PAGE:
Perhaps if she had been allowed to come and go and do as she pleased her depression might have lifted: “I think sometimes that if I were only well enough to write a little it would relieve the press of ideas and rest me.” (Gilman 195). It seems that just being able to tell someone how she really felt would have eased her depression, but John won’t hear of it. The lack of an outlet caused the depression to worsen: “…I must say what I feel and

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think in some way — it is such a relief! But the effort is getting to be greater than the relief.” (Gilman 198).

Meanwhile her reaction is to seek to prove him wrong. “John is a physician, and perhaps . . . perhaps that is one reason I do not get well faster. You see he does not believe I am sick! And what can one do?” (Gilman 193). It seems to me that while putting on an appearance of submission she was frequently rebelling against her husband’s orders. She writes when there is nobody around to see her, she tries to move her bed, but always keeps an eye open for someone comming. This is obvious throughout the story.

It also seems to me that, probably because of his oppressive behaviour, she wants to drive her husband away. “John is away all day, and even some nights when his cases are serious. I am glad my case is not serious!” (Gilman 195). As her breakdown approaches she actually locks him out of her room: “I have locked the door and thrown the key down into the front path. I don’t want to go out, and I don’t want to have anybody come in, till John comes. I want to astonish him.” (Gilman 203). I see no reason for this other than to force him to see that he was wrong, and, since she knew he couldn’t tolerate hysteria, to drive him away.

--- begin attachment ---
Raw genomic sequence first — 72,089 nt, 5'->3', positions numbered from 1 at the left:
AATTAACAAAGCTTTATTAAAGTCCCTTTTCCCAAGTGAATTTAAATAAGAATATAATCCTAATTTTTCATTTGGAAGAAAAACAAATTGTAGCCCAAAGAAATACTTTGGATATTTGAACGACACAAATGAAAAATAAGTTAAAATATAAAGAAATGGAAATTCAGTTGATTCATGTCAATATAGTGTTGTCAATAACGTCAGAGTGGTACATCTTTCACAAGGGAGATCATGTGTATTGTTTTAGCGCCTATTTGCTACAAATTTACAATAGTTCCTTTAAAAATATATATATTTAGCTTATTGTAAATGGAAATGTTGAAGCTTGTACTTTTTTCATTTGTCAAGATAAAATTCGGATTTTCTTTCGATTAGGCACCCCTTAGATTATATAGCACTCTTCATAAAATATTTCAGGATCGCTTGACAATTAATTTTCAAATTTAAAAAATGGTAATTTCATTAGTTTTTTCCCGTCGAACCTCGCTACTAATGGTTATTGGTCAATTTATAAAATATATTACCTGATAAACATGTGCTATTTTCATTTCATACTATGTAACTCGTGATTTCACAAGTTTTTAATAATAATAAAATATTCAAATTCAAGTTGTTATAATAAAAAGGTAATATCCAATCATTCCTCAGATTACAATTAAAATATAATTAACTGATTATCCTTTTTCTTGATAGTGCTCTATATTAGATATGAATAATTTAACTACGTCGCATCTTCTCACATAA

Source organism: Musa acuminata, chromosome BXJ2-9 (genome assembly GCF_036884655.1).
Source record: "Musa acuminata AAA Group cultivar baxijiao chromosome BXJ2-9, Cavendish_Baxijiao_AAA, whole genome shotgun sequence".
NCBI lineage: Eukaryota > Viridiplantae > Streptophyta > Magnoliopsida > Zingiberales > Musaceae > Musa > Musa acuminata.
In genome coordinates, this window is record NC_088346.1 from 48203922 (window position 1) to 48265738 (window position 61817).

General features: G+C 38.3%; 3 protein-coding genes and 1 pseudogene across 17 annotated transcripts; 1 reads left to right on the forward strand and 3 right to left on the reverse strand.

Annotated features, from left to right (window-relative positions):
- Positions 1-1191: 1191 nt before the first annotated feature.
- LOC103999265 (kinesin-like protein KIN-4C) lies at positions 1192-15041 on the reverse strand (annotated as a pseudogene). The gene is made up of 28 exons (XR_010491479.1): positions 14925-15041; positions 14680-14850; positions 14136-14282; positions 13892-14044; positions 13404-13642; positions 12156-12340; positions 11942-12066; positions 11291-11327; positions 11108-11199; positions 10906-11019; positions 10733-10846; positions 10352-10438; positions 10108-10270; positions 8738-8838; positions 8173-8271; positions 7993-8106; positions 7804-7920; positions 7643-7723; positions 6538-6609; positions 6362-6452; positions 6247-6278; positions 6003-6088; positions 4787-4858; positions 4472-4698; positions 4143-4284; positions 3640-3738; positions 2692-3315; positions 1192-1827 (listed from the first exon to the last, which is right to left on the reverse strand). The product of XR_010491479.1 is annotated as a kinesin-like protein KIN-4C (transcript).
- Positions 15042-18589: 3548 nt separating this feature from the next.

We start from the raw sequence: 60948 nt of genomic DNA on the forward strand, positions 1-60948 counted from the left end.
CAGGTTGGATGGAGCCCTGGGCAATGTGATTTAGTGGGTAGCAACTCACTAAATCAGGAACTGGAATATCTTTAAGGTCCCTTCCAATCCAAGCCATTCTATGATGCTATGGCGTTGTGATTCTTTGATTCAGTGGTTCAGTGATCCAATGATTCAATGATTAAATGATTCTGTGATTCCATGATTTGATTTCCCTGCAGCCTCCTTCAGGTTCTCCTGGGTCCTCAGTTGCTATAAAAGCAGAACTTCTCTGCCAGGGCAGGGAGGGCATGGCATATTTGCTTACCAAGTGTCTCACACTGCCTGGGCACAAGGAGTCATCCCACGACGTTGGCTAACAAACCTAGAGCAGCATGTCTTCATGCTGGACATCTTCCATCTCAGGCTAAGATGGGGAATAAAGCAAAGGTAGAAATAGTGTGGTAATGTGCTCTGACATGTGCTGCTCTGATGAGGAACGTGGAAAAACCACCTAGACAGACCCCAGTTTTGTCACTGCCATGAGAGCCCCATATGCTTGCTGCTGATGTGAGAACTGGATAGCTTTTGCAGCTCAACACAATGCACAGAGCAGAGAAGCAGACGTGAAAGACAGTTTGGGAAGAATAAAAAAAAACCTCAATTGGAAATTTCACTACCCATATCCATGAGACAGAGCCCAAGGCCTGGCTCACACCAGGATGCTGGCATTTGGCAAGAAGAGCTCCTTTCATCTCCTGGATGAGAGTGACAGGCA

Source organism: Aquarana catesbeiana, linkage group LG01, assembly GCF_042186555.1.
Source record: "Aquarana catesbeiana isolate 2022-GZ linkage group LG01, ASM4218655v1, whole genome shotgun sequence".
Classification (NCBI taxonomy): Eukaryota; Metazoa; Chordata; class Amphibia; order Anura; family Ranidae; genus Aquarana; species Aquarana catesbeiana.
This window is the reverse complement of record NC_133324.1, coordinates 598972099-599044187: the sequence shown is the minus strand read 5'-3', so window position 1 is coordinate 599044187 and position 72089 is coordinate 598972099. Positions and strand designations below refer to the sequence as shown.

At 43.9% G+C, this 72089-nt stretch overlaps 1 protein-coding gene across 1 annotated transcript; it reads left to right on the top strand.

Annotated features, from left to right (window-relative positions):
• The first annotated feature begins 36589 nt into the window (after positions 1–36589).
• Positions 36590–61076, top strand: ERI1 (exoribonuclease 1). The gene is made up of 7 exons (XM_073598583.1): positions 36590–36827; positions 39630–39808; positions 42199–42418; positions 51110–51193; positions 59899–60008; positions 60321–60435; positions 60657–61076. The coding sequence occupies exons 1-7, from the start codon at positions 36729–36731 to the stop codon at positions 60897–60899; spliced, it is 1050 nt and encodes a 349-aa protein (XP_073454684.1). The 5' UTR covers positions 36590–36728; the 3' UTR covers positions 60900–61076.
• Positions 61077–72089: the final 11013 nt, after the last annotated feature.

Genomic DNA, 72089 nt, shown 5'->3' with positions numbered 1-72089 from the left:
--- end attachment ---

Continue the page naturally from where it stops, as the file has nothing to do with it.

There would be no one to live for during those coming years; she would live for herself. There would be no powerful will bending hers in that blind persistence with which men and women believe they have a right to impose a private will upon a fellow-creature. A kind intention or a cruel intention made the act seem no less a crime as she looked upon it in that brief moment of illumination.

And yet she had loved him–sometimes. Often she had not. What did it matter! What could love, the unsolved mystery, count for in face of this possession of self-assertion which she suddenly recognized as the strongest impulse of her being!

“Free! Body and soul free!” she kept whispering.

Josephine was kneeling before the closed door with her lips to the keyhole, imploring for admission. “Louise, open the door! I beg, open the door–you will make yourself ill. What are you doing Louise? For heaven’s sake open the door.”

“Go away. I am not making myself ill.” No; she was drinking in a very elixir of life through that open window.

Her fancy was running riot along those days ahead of her. Spring days, and summer days, and all sorts of days that would be her own. She breathed a quick prayer that life might be long. It was only yesterday she had thought with a shudder that life might be long.

She arose at length and opened the door to her sister’s importunities. There was a feverish triumph in her eyes, and she carried herself unwittingly like a goddess of Victory. She clasped her sister’s waist, and together they descended the stairs. Richards stood waiting for them at the bottom.

Some one was opening the front door with a latchkey. It was Brently Mallard who entered, a little travel-stained, composedly carrying his grip-sack and umbrella. He had been far from the scene of accident, and did not even know there had been one. He stood amazed at Josephine’s piercing cry; at Richards’ quick motion to screen him from the view of his wife.

But Richards was too late.

When the doctors came they said she had died of heart disease– of joy that kills.